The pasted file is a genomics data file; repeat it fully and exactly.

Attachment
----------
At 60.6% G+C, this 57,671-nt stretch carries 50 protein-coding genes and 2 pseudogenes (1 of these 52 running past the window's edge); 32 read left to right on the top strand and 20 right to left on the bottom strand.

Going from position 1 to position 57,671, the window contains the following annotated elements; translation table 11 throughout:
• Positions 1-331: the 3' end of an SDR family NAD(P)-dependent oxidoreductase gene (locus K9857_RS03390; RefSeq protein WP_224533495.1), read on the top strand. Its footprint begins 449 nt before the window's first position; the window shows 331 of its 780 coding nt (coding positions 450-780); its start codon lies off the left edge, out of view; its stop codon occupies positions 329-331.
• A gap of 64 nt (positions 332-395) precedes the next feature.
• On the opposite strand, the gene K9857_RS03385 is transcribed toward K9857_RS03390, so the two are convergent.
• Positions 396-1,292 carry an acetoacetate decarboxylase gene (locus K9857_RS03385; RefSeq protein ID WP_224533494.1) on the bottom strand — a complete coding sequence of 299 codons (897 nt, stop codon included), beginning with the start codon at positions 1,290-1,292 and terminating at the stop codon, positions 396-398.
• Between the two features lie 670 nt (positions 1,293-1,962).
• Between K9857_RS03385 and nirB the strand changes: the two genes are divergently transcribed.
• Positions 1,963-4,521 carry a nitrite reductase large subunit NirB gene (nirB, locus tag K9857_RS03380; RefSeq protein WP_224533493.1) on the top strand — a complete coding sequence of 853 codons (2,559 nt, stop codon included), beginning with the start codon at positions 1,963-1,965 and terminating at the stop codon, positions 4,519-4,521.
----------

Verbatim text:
At 60.6% G+C, this 57,671-nt stretch carries 50 protein-coding genes and 2 pseudogenes (1 of these 52 running past the window's edge); 32 read left to right on the top strand and 20 right to left on the bottom strand.

Going from position 1 to position 57,671, the window contains the following annotated elements; translation table 11 throughout:
• Positions 1-331: the 3' end of an SDR family NAD(P)-dependent oxidoreductase gene (locus K9857_RS03390; RefSeq protein WP_224533495.1), read on the top strand. Its footprint begins 449 nt before the window's first position; the window shows 331 of its 780 coding nt (coding positions 450-780); its start codon lies off the left edge, out of view; its stop codon occupies positions 329-331.
• A gap of 64 nt (positions 332-395) precedes the next feature.
• On the opposite strand, the gene K9857_RS03385 is transcribed toward K9857_RS03390, so the two are convergent.
• Positions 396-1,292 carry an acetoacetate decarboxylase gene (locus K9857_RS03385; RefSeq protein ID WP_224533494.1) on the bottom strand — a complete coding sequence of 299 codons (897 nt, stop codon included), beginning with the start codon at positions 1,290-1,292 and terminating at the stop codon, positions 396-398.
• Between the two features lie 670 nt (positions 1,293-1,962).
• Between K9857_RS03385 and nirB the strand changes: the two genes are divergently transcribed.
• Positions 1,963-4,521 carry a nitrite reductase large subunit NirB gene (nirB, locus tag K9857_RS03380; RefSeq protein WP_224533493.1) on the top strand — a complete coding sequence of 853 codons (2,559 nt, stop codon included), beginning with the start codon at positions 1,963-1,965 and terminating at the stop codon, positions 4,519-4,521.